Saudi Journal of Kidney Diseases and Transplantation

: 2016  |  Volume : 27  |  Issue : 5  |  Page : 1057--1058

Beta-blockers control pulse rate during hemodialysis

Kiyonori Ito, Susumu Ookawara, Yuichiro Ueda, Kaoru Tabei 
 Division of Nephrology, First Department of Integrated Medicine, Saitama Medical Center, Jichi Medical University, Saitama City, Japan

Correspondence Address:
Dr. Susumu Ookawara
Division of Nephrology, First Department of Integrated Medicine, Saitama Medical Center, Jichi Medical University, Saitama City

How to cite this article:
Ito K, Ookawara S, Ueda Y, Tabei K. Beta-blockers control pulse rate during hemodialysis.Saudi J Kidney Dis Transpl 2016;27:1057-1058

How to cite this URL:
Ito K, Ookawara S, Ueda Y, Tabei K. Beta-blockers control pulse rate during hemodialysis. Saudi J Kidney Dis Transpl [serial online] 2016 [cited 2020 Dec 4 ];27:1057-1058
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Full Text

To the Editor,

Tachycardia and bradycardia are signs of cardiac abnormalities. Hemodialysis (HD) patients have cardiac complications although the pulse rate (PR) of approximately 90% of HD patients is maintained within normal limits (60-99 beats/min) at the start of dialysis. [1] Furthermore, HD patients have a much higher risk of sudden cardiac death (SCD) and lethal arrhythmia than the general population. [2] These events occur between 0-12 and 60-72 h from the start of dialysis. [3] Although later events may be explained by fluid retention and hyperkalemia, the mechanisms triggering adverse events at the start of dialysis remain unclear. Beta-blocker (βB) usage over this time frame is lower than during other time points during dialysis. [3] There are few reports on the effect of βBs on PR during HD. Here, we investigated the differences in PR during HD in patients on treatment with or without βBs.

We conducted a cross-sectional study on maintenance HD patients (n = 85; mean age, 66 ± 10 years; mean HD duration, 5.4 ± 6.9 years). Inclusion criteria were a reduction in blood volume (BV) of more than 5% using a BV monitor on a Nikkiso DCS-27 dialysis machine (Tokyo, Japan) to confirm water removal to achieve adequate dry weight and no usage of digoxin. Patients were divided into two groups: 46 patients were receiving βB agents, whereas 39 persons were not. There was no difference in the clinical parameters examined including BV reduction (with βB, −10.9± 3.5%; without βB, −10.4 ± 3.6%), ultrafiltration rate (with βB, 630 ± 180 mL/h; without βB, 596 ± 209 mL/h), and total water removal (with βB, 2.1 ± 0.7 L/HD session; without βB, 2.0 ± 1.0 L/HD session). The prevalence rate of diabetes mellitus in the groups on treatment with or without βB group was 58% and 46%, respectively. The βBs used included carvedilol (74%), bisoprolol (20%), and metoprolol (6%).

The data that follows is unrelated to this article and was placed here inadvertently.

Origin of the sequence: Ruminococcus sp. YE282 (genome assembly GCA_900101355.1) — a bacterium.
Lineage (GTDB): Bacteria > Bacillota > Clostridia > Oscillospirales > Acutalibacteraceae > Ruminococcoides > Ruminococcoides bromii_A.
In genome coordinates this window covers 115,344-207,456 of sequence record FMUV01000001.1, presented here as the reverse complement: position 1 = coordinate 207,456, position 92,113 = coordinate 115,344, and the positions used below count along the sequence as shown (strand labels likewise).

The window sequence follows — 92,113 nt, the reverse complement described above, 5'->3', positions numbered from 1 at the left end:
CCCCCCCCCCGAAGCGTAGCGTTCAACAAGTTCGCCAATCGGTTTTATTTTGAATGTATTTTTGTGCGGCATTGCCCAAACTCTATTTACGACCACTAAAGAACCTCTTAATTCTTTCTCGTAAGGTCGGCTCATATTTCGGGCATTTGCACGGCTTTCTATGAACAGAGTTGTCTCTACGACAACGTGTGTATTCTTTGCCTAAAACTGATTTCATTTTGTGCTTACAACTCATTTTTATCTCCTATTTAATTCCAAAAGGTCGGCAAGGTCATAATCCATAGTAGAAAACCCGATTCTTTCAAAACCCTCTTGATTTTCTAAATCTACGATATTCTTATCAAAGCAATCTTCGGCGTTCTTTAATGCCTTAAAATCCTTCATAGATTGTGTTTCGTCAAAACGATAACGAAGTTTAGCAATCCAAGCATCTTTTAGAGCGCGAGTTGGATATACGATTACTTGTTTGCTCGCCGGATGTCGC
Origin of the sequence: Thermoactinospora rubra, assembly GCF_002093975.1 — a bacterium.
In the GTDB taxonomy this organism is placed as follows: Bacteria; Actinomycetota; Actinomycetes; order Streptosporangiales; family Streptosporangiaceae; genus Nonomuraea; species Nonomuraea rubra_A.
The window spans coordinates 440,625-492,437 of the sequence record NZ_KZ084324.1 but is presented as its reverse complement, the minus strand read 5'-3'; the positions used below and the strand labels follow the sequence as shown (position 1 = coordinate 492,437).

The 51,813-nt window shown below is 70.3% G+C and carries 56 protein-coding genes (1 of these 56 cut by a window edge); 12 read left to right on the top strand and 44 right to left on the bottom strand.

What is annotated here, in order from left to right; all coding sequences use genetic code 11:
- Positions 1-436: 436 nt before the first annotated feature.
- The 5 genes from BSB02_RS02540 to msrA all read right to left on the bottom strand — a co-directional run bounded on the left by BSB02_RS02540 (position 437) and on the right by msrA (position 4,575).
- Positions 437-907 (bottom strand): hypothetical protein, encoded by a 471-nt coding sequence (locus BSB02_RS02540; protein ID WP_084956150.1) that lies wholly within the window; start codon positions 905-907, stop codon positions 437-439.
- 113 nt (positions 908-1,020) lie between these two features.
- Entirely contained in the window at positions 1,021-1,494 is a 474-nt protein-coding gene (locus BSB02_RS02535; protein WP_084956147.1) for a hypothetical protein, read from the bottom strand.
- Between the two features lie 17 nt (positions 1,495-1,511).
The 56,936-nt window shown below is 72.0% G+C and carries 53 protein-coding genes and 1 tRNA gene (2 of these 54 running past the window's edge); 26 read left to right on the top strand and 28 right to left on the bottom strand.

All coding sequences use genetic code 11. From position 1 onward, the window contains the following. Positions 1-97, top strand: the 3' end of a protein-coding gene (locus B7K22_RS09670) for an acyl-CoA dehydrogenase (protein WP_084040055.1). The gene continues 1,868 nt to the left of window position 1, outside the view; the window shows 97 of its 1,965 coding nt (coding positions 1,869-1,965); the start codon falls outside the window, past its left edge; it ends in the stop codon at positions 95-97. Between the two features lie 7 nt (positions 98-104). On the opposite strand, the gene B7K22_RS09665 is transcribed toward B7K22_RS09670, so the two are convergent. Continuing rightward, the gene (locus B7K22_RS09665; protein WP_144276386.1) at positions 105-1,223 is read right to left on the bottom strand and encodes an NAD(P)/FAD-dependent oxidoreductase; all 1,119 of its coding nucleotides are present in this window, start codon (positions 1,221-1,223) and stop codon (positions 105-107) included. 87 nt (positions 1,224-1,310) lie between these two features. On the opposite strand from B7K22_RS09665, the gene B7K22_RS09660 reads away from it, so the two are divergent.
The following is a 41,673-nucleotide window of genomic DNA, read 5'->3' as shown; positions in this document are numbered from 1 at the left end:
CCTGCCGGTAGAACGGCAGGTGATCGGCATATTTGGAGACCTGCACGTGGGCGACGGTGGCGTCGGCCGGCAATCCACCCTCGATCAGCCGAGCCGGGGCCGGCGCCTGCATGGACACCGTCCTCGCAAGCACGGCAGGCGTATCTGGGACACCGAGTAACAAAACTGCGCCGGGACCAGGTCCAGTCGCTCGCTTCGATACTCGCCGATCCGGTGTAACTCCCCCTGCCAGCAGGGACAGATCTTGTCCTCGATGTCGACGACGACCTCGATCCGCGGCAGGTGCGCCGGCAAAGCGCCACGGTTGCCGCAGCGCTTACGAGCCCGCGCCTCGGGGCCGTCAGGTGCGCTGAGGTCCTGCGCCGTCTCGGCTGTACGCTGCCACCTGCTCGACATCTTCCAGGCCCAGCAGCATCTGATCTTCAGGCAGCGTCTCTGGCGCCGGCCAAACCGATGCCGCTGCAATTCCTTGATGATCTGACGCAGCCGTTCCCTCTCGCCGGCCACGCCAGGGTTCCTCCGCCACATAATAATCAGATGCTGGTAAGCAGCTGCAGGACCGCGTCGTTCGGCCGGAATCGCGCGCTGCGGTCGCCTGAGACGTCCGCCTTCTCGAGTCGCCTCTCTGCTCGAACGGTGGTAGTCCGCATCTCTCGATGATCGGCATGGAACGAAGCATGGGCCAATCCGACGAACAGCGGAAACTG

Blood pressure (BP) and PR were monitored hourly. There was no significant difference in systolic and diastolic BP. However, PR between the two groups was significantly different during HD. In addition, PR was significantly lower during HD compared to the start of HD, in the group receiving βBs [Figure 1]. {Figure 1}

PR is influenced by many factors, especially sympathetic hyperactivity due to an increase in circulating plasma volume before HD. Water removal during HD often induces an increase in PR and various arrhythmias. Our results suggest that βB usage prevents cardiac sympathetic hyperactivity induced by HD, even in patients experiencing a BV reduction from water removal. These results may explain how βB usage could prevent SCD and arrhythmia during HD. Cice et al reported that carvedilol, a βB, can control PR over long periods of time, improve the two-year survival rate, and prevent adverse cardiac events. [4] Therefore, βB may have a cardioprotective effect in HD patients. However, we cannot conclude whether there are any beneficial effects on arrhythmia frequency or prognosis of HD patients. A larger longitudinal study is needed to clarify the role of βB agents in preventing SCD and lethal arrhythmia during HD.

Conflict of interest: None declared.


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